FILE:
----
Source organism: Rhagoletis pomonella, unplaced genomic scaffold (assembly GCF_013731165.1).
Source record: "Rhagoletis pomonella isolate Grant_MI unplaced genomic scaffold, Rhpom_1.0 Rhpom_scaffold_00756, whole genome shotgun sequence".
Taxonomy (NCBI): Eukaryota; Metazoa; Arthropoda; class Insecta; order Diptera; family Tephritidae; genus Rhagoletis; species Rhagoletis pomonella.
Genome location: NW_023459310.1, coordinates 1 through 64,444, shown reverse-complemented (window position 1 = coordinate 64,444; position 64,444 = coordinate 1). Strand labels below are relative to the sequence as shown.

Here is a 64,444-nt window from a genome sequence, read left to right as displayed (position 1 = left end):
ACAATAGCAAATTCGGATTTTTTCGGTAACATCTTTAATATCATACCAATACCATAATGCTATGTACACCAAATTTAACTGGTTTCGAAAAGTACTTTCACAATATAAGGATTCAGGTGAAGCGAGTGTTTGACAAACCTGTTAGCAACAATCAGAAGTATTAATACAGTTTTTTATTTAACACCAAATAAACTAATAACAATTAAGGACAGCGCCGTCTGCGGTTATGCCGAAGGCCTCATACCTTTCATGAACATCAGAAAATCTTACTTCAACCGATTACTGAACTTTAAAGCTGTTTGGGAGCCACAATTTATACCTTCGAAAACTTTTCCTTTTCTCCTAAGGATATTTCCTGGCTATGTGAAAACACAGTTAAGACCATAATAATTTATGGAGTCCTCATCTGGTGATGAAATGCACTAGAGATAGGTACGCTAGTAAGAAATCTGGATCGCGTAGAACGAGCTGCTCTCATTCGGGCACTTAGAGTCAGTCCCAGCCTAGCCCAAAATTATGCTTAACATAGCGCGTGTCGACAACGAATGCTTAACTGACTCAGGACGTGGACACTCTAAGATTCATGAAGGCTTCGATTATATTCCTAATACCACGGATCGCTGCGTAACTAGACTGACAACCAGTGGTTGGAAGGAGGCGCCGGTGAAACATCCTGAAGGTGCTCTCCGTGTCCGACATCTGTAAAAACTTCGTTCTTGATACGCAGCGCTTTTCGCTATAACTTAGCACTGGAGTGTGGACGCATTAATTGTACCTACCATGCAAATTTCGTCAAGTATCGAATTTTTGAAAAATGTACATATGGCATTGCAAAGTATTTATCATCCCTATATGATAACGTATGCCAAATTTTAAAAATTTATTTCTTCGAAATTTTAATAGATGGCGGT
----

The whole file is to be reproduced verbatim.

Source organism: Rhagoletis pomonella, unplaced genomic scaffold (assembly GCF_013731165.1).
Source record: "Rhagoletis pomonella isolate Grant_MI unplaced genomic scaffold, Rhpom_1.0 Rhpom_scaffold_00756, whole genome shotgun sequence".
Taxonomy (NCBI): Eukaryota; Metazoa; Arthropoda; class Insecta; order Diptera; family Tephritidae; genus Rhagoletis; species Rhagoletis pomonella.
Genome location: NW_023459310.1, coordinates 1 through 64,444, shown reverse-complemented (window position 1 = coordinate 64,444; position 64,444 = coordinate 1). Strand labels below are relative to the sequence as shown.

Here is a 64,444-nt window from a genome sequence, read left to right as displayed (position 1 = left end):
ACAATAGCAAATTCGGATTTTTTCGGTAACATCTTTAATATCATACCAATACCATAATGCTATGTACACCAAATTTAACTGGTTTCGAAAAGTACTTTCACAATATAAGGATTCAGGTGAAGCGAGTGTTTGACAAACCTGTTAGCAACAATCAGAAGTATTAATACAGTTTTTTATTTAACACCAAATAAACTAATAACAATTAAGGACAGCGCCGTCTGCGGTTATGCCGAAGGCCTCATACCTTTCATGAACATCAGAAAATCTTACTTCAACCGATTACTGAACTTTAAAGCTGTTTGGGAGCCACAATTTATACCTTCGAAAACTTTTCCTTTTCTCCTAAGGATATTTCCTGGCTATGTGAAAACACAGTTAAGACCATAATAATTTATGGAGTCCTCATCTGGTGATGAAATGCACTAGAGATAGGTACGCTAGTAAGAAATCTGGATCGCGTAGAACGAGCTGCTCTCATTCGGGCACTTAGAGTCAGTCCCAGCCTAGCCCAAAATTATGCTTAACATAGCGCGTGTCGACAACGAATGCTTAACTGACTCAGGACGTGGACACTCTAAGATTCATGAAGGCTTCGATTATATTCCTAATACCACGGATCGCTGCGTAACTAGACTGACAACCAGTGGTTGGAAGGAGGCGCCGGTGAAACATCCTGAAGGTGCTCTCCGTGTCCGACATCTGTAAAAACTTCGTTCTTGATACGCAGCGCTTTTCGCTATAACTTAGCACTGGAGTGTGGACGCATTAATTGTACCTACCATGCAAATTTCGTCAAGTATCGAATTTTTGAAAAATGTACATATGGCATTGCAAAGTATTTATCATCCCTATATGATAACGTATGCCAAATTTTAAAAATTTATTTCTTCGAAATTTTAATAGATGGCGGT